Speaking of Doughnuts, how about that minimum wage

This week saw the “No Timmies Tuesday” reaction to the minimum wage hike in Ontario that had the franchise owners declaring that this will be more than their bottom line can handle. We heard the same when the NDP government introduced its rate hike in the minimum wage here in Alberta.

The press too often gives voice to the business owners perspective but little time to how the minimum wage employee is affected. This part of our social justice seems at odds with our capitalistic business model, but why is this?

Yes, as a business owner myself, the expense side of our balance sheet involves the wages we pay our employees but it also has our income on the other side of that sheet. So let’s start with an honest accounting of this whole balance sheet. Economists argue the merits and pitfalls of this raise but for me, the bottom line is how do we justify allowing our working poor to remain just that, poor.

One of my key commitments as leader of the Green Party of Alberta is to model our policies and actions using the framework provided by the “Doughnut Economics” by Kate Raworth. This model ,which coincidentally happens to tie into the Tim Horton’s reaction, is based on the concept that our economy should be shaped like a doughnut. An interconnected, distributed economy where we all profit from and live fair and just lives. The outer ring of the doughnut represents the boundary of our economies taking from the resources of our planet, too much extraction causing too much harm to our Earth is unacceptable to sustain a healthy economy. Conversely the inner “Tim Bit” as it were, is the boundary where, if we fall below, the affects on our citizens is too dire and requires us to put into action the concept of social justice. Hence minimum wage.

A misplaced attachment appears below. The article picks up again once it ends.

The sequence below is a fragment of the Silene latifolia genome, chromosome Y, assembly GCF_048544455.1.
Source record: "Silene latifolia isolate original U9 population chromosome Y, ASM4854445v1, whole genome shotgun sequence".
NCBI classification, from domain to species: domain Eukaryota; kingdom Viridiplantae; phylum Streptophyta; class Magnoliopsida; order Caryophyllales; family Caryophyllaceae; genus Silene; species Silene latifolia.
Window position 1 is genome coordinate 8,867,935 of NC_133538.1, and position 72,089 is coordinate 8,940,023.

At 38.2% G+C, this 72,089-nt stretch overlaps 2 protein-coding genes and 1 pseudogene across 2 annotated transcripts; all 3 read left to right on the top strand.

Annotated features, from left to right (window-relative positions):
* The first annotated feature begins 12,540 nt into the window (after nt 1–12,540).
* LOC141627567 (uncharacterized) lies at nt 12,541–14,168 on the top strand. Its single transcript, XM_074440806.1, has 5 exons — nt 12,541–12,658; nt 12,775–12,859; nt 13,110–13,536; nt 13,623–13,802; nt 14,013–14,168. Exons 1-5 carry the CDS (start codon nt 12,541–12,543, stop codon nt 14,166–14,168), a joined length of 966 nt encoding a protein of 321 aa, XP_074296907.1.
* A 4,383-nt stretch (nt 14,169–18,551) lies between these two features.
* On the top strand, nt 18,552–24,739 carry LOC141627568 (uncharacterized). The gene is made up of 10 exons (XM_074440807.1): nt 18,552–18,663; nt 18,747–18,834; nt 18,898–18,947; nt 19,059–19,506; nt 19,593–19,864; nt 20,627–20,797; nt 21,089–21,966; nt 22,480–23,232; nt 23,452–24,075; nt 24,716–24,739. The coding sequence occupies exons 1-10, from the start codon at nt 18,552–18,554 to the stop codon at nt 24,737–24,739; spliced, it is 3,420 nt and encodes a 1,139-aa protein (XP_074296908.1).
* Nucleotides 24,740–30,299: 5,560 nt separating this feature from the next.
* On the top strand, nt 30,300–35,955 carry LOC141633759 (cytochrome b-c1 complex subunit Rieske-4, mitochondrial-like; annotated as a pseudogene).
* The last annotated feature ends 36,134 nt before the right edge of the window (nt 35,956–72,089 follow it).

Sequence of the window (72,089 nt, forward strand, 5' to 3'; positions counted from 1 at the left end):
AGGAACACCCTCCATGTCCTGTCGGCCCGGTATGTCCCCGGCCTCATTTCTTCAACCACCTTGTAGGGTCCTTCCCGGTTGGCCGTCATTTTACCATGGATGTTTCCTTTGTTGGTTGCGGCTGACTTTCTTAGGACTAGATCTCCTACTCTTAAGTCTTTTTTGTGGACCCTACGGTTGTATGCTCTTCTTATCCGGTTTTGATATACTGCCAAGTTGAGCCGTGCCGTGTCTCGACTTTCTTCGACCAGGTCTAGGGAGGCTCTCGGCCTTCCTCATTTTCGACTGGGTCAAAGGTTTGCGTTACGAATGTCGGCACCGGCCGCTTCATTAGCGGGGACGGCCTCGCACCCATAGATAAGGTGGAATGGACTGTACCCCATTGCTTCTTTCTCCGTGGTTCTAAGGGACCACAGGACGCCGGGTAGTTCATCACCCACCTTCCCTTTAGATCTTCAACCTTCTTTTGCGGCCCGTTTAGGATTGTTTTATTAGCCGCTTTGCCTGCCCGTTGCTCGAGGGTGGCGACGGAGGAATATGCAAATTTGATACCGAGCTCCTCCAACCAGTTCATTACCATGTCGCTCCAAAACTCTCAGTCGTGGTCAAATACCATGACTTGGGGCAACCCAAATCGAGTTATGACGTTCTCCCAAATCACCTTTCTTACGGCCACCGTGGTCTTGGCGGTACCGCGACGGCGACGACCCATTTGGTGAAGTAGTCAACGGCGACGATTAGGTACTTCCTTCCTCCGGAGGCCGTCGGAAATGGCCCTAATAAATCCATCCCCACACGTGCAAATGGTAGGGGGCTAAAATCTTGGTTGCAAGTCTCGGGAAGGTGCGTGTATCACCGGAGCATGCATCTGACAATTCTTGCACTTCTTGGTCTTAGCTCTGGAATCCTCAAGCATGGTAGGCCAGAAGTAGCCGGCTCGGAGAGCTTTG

The Green Party of Alberta is also willing to take this concept one step further and champion the possibility of a Basic Living Income for this province. Here is our current policy;

The Green Party of Alberta supports implementing a Guaranteed Annual Income in this province.  Implementing this program would eliminate many of the current bureaucratic, highly administrative interventions that now exist; their ineffectiveness only exceeded by the humiliation they perpetuate.  The current income tax system can administer this program without any additional bureaucracy.

The Green Party of Alberta would supplement the guaranteed annual income where needed.

Over the course of the last several decades, Alberta has ended up with a very skewed economy. Those boom and bust cycles drove up wages, the cost of housing, leases/rents and basic necessities. All the while leaving those living on minimum wage no benefit. Our province is better than that and we Albertans are better than that. We can and should be willing to pay the true cost of our goods and services and allow all of us to benefit from living here.

Romy Tittel – Leader

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